We knew the Golden State Warriors would be okay without Steph Curry. At least in the short term. But I think it’s fair to say few people expected this. It’s not just the wins; it’s the way they’ve been able to dominate the Houston Rockets and now the Portland Trail Blazers without the MVP on the floor.
Look at it this way: the Warriors were actually outscored by nearly four points per 100 possessions this season when Curry sat, per NBA.com. Again, that didn’t mean his absence would necessarily spell doom for Golden State. But, man, it was supposed to be harder than this. And, yes, we should at least wait for the Warriors to win a game in Portland before calling the series. But consider: they won Game 1 by 12 points and Game 2 by 11, and they have the highest point differential in the playoffs, despite Curry playing just 39 minutes over two games in the opening round.
There’s no one person, or reason, responsible for this lack of a drop-off. Klay Thompson has been fantastic and his ability to carry the scoring load, despite defenders now being able to center their focus on slowing him down, has been impressive. Draymond Green’s versatility and creativity continues to amaze. And of course there’s that stingy defense — a league-best 92.1 points surrendered per 100 possessions during the playoffs — which suffocated James Harden and is making life miserable for Damian Lillard.
But let’s not forget the man who’s taken Curry’s position in the starting lineup, or how incredible it is that here, at the age of 30 and in the year 2016, he’s become an integral piece on one of the NBA’s top teams.
If you’re even a casual NBA fan, you know the story of Shaun Livingston. But it’s worth retelling anyway. High school star out of Chicago, a 6-foot-7 point guard with eagle-like court vision and effortless style who turned down a scholarship offer from Duke to head to the NBA. He was drafted No. 4 overall by the Clippers in 2004 and for two-and-half-seasons justified the hype. He was a key cog on the 2006 Clippers team that won 46 games and made it to the second round of the playoffs.
“Our staff, we thought that he might be the best player on our team [by now],” then-Clippers coach Mike Dunleavy recalled to Grantland’s Jonathan Abrams in 2013. “He’s a great defensive player. He’s got a great IQ, his shooting was improving every day, and he was getting a little more of a post game. His whole game was coming around.”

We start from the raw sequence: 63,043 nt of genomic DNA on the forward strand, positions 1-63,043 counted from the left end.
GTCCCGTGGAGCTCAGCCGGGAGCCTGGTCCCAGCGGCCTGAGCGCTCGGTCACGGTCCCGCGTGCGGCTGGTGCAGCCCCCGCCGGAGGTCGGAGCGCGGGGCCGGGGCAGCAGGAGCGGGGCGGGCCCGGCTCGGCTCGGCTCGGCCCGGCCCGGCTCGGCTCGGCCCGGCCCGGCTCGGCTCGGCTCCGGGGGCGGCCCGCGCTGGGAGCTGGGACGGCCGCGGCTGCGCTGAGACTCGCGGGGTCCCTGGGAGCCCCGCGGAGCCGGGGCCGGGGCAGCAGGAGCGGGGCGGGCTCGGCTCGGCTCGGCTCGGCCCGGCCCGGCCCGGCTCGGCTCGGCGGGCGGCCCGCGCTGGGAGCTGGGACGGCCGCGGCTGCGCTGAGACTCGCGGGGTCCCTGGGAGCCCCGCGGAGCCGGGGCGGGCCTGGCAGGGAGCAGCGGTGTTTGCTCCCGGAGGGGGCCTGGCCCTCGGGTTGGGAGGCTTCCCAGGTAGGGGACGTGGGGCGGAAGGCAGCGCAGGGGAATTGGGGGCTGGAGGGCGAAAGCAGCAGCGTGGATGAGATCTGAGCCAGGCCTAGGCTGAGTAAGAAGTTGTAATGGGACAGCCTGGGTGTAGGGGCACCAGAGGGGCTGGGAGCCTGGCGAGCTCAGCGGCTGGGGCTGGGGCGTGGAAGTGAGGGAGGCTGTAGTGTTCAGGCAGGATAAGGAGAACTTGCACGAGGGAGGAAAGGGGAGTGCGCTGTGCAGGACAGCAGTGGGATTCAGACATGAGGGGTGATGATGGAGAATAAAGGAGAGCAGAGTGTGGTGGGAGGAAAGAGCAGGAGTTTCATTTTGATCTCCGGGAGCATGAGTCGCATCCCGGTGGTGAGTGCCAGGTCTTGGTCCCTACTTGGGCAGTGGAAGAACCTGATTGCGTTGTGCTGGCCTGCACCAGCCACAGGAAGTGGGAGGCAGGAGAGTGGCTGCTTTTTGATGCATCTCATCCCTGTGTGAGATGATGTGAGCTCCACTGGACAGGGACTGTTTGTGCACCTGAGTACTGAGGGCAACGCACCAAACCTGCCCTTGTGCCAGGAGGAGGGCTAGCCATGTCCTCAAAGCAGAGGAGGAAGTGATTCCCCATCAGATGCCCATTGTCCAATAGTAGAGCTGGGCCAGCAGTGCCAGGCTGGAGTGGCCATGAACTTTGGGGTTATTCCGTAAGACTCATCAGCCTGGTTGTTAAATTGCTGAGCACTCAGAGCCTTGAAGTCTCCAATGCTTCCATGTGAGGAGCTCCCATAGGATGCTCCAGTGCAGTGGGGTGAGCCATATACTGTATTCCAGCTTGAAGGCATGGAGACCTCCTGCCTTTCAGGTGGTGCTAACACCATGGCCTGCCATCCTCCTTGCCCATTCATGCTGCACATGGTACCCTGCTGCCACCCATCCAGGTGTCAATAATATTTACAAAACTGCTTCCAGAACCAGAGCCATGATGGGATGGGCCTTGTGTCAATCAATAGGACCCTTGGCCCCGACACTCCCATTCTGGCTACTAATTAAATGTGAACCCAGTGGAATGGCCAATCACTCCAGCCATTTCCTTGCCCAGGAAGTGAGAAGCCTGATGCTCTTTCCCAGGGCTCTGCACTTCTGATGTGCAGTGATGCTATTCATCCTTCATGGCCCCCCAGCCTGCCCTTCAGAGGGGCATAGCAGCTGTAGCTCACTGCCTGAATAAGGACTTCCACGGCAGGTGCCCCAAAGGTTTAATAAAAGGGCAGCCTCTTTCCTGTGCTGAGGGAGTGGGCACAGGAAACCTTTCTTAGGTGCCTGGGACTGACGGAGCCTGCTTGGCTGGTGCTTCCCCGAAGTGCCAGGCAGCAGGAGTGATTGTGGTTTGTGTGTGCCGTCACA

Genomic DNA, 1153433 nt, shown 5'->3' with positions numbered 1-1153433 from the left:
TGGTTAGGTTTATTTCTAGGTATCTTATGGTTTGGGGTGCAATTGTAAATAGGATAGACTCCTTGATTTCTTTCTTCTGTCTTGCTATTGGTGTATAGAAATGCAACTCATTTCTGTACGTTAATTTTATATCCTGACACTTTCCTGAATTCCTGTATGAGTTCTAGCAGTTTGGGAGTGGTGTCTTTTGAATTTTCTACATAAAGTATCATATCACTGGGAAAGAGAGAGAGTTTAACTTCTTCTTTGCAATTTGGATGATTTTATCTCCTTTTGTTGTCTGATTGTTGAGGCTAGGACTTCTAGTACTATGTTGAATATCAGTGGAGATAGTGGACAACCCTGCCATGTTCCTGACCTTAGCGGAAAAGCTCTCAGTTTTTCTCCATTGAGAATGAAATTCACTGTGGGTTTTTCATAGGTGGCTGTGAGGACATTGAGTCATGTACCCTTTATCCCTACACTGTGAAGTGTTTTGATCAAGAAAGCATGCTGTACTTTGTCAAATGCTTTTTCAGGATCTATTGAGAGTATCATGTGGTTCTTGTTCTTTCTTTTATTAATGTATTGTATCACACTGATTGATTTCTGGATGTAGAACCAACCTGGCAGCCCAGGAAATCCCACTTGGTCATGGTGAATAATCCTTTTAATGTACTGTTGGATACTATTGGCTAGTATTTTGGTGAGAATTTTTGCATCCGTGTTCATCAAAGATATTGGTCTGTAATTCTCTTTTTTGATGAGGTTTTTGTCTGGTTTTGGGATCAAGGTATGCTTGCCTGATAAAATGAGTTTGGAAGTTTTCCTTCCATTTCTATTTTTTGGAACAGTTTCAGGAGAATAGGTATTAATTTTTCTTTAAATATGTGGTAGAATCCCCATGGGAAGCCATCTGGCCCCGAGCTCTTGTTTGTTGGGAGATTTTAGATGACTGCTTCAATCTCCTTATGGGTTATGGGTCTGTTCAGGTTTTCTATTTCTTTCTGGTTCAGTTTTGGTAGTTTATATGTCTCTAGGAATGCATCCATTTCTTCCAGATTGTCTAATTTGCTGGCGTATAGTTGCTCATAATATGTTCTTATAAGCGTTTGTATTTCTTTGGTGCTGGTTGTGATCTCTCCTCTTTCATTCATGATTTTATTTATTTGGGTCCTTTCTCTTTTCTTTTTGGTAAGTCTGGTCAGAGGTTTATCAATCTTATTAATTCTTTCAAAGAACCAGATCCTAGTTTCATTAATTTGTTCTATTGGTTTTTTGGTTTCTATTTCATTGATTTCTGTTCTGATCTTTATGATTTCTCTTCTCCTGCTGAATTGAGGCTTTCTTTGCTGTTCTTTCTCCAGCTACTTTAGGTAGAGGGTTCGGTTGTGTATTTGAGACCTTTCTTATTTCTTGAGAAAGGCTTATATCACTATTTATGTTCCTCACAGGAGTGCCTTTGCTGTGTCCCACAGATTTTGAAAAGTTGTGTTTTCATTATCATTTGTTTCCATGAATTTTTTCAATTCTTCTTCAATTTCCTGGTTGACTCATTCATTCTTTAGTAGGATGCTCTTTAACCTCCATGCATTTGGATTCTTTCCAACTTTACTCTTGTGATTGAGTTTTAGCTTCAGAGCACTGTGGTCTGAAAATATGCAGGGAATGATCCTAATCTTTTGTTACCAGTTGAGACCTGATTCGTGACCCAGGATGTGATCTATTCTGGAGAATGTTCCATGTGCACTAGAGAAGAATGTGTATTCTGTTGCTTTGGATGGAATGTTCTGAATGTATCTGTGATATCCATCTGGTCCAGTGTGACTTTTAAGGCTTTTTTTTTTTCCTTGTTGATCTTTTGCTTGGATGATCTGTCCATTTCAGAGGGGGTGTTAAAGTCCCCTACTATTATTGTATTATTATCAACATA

We all remember what happened next. Not just an injury, but perhaps the most brutal and vicious one in professional sports history. If they want, Livingston and Joe Theisman can duke it out for the crown. Teammates talk about the horror of hearing Livingston scream and how his left knee looked like a pretzel. There were myriad tears and fractures. At one point, Livingston was told that his leg might need to be amputated.
He eventually recovered, but spent the next five years battling injury issues and bouncing around the league. There were stints in Miami, Oklahoma City, Washington, Charlotte, Milwaukee, Washington again and then Cleveland. He missed dozens of games over that span and could just never find his groove. There were flashes of the player he once was. But nothing more than that.
Then in 2013, Livingston arrived in Brooklyn and finally put together a full season. He played 76 games that year, started 54, and helped the Nets make it to the second round of the playoffs. That summer, he signed a three-year, $16 million deal with the Warriors and less than a year later, he was celebrating a title.
Livingston, it turned out, was a perfect fit for Steve Kerr’s schemes. He can’t shoot like Steph Curry — or, for that matter, any decent sniper — but his ability to run an offense and deliver pinpoint passes more than makes up for that.
— NBA on TNT (@NBAonTNT) May 4, 2016
Also, he’s a bully down on the post. Livingston hit 71 percent of his shots at the rim this season, per NBA.com, and his height and high release make his turnaround jumper nearly impossible to defend, especially for point guards. He requires a double on him, but when teams do, he uses his court vision to kickstart the Warriors’ offense. And let’s not forget how good he is on defense, where he’s able to hound opposing point guards with 6-foot-11 wingspan and switch onto big men when teams put him in the pick-and-roll.
For the majority of his time in Golden State, Livingston has been deployed sparingly. He’s been a weapon, but one only used when the team’s nuclear bomb needed a break. With Curry out, though, the Warriors have leaned heavily on Livingston and he’s has no problem holding up. Just look at these postseason numbers: 13 points on 52 percent shooting and five assists. More importantly: Golden State has been 20.5 points per 100 possessions better with him on the court, per NBA.com.
That’s not to say that the Warriors don’t need Steph Curry or that these trends will hold up as the competition improves. But it’s always fun to see a bit player step up when the games matter most. That just nine years ago, this bit player looked like he might never be able to run again makes what we’re seeing even more fun and makes Shaun Livingston the best story of the NBA Playoffs thus far.